WASHINGTON -- As the newly appointed head of the National Highway Traffic Safety Administration, Mark Rosekind vowed in January to work closely with the auto industry to promote safety — and to hammer companies that stepped out of line.
Five months into his tenure, Rosekind is delivering on that pledge. In a rapid-fire series of actions last week, his agency:
- Summoned Fiat Chrysler's U.S. arm to a July 2 public hearing to review a "pattern" of alleged problems with executing 20 recalls since 2013.
- Exacted an acknowledgment from Takata Corp. of an airbag defect in some 34 million vehicles.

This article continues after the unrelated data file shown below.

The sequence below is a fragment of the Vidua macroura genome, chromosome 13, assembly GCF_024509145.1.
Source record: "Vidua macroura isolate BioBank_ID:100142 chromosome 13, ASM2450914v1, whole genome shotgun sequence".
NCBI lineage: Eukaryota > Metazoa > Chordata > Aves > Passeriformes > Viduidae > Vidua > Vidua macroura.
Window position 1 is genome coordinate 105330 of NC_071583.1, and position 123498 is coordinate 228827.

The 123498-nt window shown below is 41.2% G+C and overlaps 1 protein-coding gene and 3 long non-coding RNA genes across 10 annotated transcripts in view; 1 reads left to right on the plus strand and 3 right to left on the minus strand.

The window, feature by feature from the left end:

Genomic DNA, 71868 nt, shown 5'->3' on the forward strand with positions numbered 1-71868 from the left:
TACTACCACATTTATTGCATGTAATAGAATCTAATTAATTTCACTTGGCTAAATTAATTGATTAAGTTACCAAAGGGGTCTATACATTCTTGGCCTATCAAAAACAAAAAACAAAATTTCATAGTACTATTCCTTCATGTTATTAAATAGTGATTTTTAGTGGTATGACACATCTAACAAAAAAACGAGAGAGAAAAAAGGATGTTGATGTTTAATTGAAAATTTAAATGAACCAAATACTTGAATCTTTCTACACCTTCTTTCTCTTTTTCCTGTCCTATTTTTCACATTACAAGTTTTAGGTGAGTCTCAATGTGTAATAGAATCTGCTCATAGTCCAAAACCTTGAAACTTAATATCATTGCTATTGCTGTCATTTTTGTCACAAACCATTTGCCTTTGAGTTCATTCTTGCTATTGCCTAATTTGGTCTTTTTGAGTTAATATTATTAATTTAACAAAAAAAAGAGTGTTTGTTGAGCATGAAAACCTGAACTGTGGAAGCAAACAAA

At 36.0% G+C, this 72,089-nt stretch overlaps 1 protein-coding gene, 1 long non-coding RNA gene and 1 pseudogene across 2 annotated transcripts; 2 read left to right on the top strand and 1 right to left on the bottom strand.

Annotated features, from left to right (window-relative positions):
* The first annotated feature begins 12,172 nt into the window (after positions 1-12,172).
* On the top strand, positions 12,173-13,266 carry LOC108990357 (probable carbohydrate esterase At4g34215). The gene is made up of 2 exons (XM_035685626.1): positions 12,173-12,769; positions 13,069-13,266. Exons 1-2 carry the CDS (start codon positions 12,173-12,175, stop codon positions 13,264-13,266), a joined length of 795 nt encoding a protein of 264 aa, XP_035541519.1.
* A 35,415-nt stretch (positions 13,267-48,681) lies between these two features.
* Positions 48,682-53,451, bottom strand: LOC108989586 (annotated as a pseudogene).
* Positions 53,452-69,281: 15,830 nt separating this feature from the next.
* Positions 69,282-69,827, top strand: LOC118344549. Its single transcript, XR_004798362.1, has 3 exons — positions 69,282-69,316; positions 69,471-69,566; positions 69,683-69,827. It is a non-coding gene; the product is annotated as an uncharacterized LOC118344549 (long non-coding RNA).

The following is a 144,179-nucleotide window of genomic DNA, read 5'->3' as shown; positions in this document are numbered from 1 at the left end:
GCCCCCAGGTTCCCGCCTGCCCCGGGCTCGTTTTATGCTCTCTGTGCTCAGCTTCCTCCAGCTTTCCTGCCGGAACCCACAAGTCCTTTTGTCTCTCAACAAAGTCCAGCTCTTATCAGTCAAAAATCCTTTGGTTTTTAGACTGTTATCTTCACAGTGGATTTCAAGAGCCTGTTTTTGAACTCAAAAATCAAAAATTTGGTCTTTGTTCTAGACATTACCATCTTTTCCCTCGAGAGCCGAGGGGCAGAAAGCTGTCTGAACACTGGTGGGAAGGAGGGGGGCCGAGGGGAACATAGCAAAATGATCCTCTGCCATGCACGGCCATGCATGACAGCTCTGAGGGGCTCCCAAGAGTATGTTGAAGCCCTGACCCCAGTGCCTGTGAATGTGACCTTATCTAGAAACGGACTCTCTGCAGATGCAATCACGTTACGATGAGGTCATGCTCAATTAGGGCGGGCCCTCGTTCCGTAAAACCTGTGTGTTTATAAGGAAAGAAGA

- Extended its extraordinary oversight of General Motors' safety operations for at least another year.
The whirlwind week was the clearest sign yet of Rosekind's growing imprint on the agency, which has come under heavy criticism in recent years that it's too timid, too slow and too cozy with the industry it polices. With the latest actions, he is invoking extraordinary powers and tools to clear up logjams on recalls, pressure automakers and get unsafe cars off the road.
Said Joan Claybrook, who ran the agency under President Jimmy Carter and has been a frequent critic of it since: "I think we have a new sheriff in town."